In Israel and America adults are feeding teens nutritionally empty foods and sugary drinks. Most “foods” have ingredients that sound like my high school chemistry lab experiments.
Most of my Israeli and American friends have uncontrollable cravings for sweets. During my three trips to Israel, my Israeli friends gorge on donuts, cakes, Krembos and other addictive and unhealthy foods. (No, pita filled with French fries, mayonnaise and ketchup aren’t part of the vegetable-fruit-fish healthy Mediterranean diet. Neither are Krembos (cookies with marshmallow smothered in chocolate) and Shoko b’sakit (chocolate milk in a bag).
Both Israeli and American supermarkets are filled with sugary drinks, chemically-colored candies and frozen pizzas with fake cheese. In US grocery stores, almost 80% of foods– from sugary breakfast cereals to pasta sauce to ketchup to energy drinks – are spiked with added sugar. The average American teen eats more than five times the recommended allowance of sugar each day – an amazing 34 teaspoons! A big reason more than 1/5 American teens are obese? Sugar. Sugar is more addictive than cocaine.
My Israeli friends crave McDonalds (kosher beef patties), Dunkin’ Donuts, KFC and Coca-Cola. American industrial food and drink giants are fueling an Israeli – and an international teen obesity problem. Israeli teen obesity rates are “nearing those in the US,” according to researchers at Emek Medical Center in Afula and Mount Sinai School of Medicine in New York. In Afula, more than 70 percent of stores serve nutrition-poor food. More than half of all Israelis are overweight or obese. Ironically, both Israel and here in California vegetables and fruits are big exports.
At the American Jewish sports camp I attended, we ate cheap greasy pizza, Coca-Cola, and almost no vegetables or fruit. Most nights, our coaches drove us to Dunkin’ Donuts or 7 Eleven. When I pointed out that donuts and Slurpies are filled with dangerous sugar, they ignored me.
About 26 million Americans have diabetes. Until recently, very few teens were diagnosed with type 2 diabetes. But today, American teens make up one third of all new diabetes cases. Israeli teens also have an enormous diabetes problem. It’s a giant global crisis.
Our biggest problem? Adults. Visit any school cafeteria or youth group – few adults realize the “healthy” foods like “health” bars, fruit yogurt and orange juice they’re serving are loaded with sugar.
That’s why I started Teens4Health.org. We’re sleep-deprived teens trying to educate ourselves and convince our parents, teachers, school cafeteria managers, rabbis, imams and priests to stop harming us with unhealthy processed foods and addictive sugary sodas.
We’re teens trying to educate other teens about what junk foods are doing to our bodies and brains. We’re trying to teach teens about Real Food. What’s Real Food? It’s what my great-great grandparents ate (they both lived until over 100). There were no vending machines or grab-and-go processed foods or IPhones (electronic “heroin.”) Real Foods don’t need “Nutrition Facts” labels (which usually mean little nutrition and fake facts). Real Foods don’t use sneaky names for sugar – like corn syrup or beet syrup or molasses. Real Foods also means Real Drinks: healthy, free tap water.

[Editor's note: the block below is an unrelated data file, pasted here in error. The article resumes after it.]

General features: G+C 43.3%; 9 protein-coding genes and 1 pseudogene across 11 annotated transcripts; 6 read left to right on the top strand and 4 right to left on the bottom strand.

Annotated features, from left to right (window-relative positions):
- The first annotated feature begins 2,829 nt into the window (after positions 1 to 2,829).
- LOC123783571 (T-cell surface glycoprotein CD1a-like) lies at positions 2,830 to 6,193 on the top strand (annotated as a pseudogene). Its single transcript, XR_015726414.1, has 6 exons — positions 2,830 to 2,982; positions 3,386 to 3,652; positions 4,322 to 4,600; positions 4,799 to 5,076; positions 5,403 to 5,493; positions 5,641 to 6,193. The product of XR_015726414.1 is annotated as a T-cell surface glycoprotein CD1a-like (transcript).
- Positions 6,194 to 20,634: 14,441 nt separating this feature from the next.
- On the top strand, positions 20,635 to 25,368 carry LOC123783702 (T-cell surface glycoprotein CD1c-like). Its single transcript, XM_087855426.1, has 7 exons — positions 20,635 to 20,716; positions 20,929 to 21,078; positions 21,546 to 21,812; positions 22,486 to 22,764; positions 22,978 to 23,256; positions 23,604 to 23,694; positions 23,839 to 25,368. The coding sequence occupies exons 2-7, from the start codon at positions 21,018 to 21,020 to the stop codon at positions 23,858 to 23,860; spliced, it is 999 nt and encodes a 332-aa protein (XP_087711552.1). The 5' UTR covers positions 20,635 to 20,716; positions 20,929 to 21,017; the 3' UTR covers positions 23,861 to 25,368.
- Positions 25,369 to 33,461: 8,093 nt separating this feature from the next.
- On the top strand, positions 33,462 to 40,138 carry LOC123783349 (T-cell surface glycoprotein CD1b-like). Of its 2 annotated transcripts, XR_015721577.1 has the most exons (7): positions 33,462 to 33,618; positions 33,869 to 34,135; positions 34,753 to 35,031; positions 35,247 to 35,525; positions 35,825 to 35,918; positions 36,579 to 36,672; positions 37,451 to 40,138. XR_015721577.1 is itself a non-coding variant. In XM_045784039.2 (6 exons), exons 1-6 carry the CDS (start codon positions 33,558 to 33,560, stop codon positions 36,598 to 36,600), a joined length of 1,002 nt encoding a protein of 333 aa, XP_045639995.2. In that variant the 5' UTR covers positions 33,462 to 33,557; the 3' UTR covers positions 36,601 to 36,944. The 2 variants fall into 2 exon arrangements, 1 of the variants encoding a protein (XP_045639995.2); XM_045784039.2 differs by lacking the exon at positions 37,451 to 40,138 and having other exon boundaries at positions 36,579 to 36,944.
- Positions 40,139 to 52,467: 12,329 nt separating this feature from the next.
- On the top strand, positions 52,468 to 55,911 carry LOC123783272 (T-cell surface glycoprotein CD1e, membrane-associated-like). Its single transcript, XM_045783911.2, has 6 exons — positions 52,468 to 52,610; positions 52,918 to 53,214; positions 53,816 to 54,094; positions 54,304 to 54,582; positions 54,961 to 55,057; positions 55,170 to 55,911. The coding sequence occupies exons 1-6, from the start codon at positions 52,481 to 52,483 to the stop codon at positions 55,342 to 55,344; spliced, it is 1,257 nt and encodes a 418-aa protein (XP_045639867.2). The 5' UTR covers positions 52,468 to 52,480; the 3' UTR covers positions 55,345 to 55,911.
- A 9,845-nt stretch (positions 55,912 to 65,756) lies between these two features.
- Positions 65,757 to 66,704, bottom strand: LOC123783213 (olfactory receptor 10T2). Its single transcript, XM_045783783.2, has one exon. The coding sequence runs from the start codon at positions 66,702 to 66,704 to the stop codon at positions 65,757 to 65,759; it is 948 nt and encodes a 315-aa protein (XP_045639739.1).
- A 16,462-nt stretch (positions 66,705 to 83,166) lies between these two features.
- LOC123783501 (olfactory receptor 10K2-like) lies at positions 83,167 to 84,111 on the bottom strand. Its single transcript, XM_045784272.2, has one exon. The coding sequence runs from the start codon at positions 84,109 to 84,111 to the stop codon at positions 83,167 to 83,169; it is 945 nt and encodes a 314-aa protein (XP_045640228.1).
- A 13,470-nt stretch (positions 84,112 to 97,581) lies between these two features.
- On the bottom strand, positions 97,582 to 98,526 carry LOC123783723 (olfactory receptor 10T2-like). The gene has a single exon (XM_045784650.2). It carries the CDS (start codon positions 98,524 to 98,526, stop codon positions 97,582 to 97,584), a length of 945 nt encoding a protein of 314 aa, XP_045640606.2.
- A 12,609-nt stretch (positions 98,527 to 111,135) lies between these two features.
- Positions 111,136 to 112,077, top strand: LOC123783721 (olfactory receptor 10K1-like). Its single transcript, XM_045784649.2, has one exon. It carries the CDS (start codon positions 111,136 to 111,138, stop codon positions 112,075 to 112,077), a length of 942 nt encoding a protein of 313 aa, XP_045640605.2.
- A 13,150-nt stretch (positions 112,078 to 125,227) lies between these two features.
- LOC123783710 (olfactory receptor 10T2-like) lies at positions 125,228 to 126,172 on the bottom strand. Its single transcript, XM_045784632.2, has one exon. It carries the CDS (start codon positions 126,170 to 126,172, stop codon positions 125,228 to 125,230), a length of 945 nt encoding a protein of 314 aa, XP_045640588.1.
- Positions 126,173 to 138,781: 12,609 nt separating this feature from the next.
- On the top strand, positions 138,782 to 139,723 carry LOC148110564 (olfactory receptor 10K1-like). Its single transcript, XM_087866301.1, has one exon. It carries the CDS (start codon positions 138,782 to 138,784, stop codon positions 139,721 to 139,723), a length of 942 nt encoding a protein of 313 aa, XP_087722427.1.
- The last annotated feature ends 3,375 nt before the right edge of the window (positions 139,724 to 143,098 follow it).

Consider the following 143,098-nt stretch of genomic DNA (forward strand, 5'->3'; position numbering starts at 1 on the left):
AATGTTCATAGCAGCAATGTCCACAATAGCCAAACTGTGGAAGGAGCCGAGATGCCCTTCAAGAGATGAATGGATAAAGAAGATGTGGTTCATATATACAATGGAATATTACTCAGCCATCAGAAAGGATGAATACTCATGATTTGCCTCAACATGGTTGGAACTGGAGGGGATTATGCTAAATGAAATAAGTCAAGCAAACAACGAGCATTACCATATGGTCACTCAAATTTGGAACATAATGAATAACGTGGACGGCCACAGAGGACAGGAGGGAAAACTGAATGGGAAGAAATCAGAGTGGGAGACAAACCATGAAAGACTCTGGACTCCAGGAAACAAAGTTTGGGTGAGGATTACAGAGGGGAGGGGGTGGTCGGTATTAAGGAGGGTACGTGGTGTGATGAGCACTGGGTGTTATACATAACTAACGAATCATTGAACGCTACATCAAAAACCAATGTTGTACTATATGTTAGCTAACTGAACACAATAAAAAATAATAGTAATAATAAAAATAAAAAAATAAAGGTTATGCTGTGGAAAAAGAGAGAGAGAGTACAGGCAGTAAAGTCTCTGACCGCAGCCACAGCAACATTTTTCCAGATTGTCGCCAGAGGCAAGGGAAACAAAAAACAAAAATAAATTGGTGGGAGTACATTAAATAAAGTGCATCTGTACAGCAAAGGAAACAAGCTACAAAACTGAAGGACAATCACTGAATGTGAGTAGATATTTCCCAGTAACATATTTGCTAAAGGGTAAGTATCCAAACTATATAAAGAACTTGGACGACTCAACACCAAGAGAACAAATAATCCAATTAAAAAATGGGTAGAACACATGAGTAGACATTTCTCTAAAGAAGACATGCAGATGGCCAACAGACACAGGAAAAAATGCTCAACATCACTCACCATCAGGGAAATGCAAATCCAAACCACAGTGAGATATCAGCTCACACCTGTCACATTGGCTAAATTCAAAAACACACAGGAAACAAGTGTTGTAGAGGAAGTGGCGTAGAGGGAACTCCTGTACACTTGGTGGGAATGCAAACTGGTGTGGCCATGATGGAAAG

To understand why junk food is so profitable and addicting, we teens need to learn to follow the money. That’s partly why I started a twin organization, Teens4Biz.org. Teens learn how global industrial “food” companies are fueling the obesity and diabetes epidemics by adding salt, sugar and unhealthy fats and other harmful (usually artificial) ingredients to their “foods.”
We’re discovering how processed foods are magically (chemically) designed to last for months and how multi-billion dollar food, beverage, and restaurant businesses use clever ads and marketing to convince us to crave unhealthy foods and sugary drinks. For example, we’re learning to recognize deceptive food labels, misleading menus, and manipulative marketing messages. On visits to places like supermarkets, we learn how to identify deceptively sugary foods and how companies pay for product placement.
We’re the digital generation – with a flick of a finger, we can share more texts, photos and videos than adults. (We spend more time on our devices than sleeping). Teens4Health.org and Teens4Biz.org are “Bottom-Up,” not “Top-Down” organizations (I learned this approach from my mentor Dr. Robert Lustig, University of California, San Francisco pediatric endocrinologist and founder of the Institute for Responsible Nutrition).
To end junk food madness, we’re trying to do our part. Wake up adults: the processed foods and sugary drinks you’re feeding us are fueling the growing global epidemics of teen diabetes and obesity.